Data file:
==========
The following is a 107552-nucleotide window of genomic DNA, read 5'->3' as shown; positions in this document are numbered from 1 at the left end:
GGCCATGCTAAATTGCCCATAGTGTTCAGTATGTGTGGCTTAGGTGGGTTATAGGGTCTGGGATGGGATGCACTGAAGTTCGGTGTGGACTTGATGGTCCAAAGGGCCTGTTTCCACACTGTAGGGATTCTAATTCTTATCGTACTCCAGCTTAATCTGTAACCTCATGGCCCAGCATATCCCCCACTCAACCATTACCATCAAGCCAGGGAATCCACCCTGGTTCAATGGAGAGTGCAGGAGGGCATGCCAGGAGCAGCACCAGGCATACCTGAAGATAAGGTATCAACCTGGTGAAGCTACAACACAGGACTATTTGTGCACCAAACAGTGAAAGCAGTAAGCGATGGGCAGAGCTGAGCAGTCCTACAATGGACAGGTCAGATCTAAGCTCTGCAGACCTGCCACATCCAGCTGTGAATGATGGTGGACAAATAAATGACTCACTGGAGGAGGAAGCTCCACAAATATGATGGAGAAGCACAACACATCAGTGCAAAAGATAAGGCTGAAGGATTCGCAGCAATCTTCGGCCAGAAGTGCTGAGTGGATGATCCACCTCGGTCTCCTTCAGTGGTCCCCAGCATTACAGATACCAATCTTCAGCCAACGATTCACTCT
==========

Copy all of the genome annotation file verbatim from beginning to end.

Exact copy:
The following is a 107552-nucleotide window of genomic DNA, read 5'->3' as shown; positions in this document are numbered from 1 at the left end:
GGCCATGCTAAATTGCCCATAGTGTTCAGTATGTGTGGCTTAGGTGGGTTATAGGGTCTGGGATGGGATGCACTGAAGTTCGGTGTGGACTTGATGGTCCAAAGGGCCTGTTTCCACACTGTAGGGATTCTAATTCTTATCGTACTCCAGCTTAATCTGTAACCTCATGGCCCAGCATATCCCCCACTCAACCATTACCATCAAGCCAGGGAATCCACCCTGGTTCAATGGAGAGTGCAGGAGGGCATGCCAGGAGCAGCACCAGGCATACCTGAAGATAAGGTATCAACCTGGTGAAGCTACAACACAGGACTATTTGTGCACCAAACAGTGAAAGCAGTAAGCGATGGGCAGAGCTGAGCAGTCCTACAATGGACAGGTCAGATCTAAGCTCTGCAGACCTGCCACATCCAGCTGTGAATGATGGTGGACAAATAAATGACTCACTGGAGGAGGAAGCTCCACAAATATGATGGAGAAGCACAACACATCAGTGCAAAAGATAAGGCTGAAGGATTCGCAGCAATCTTCGGCCAGAAGTGCTGAGTGGATGATCCACCTCGGTCTCCTTCAGTGGTCCCCAGCATTACAGATACCAATCTTCAGCCAACGATTCACTCT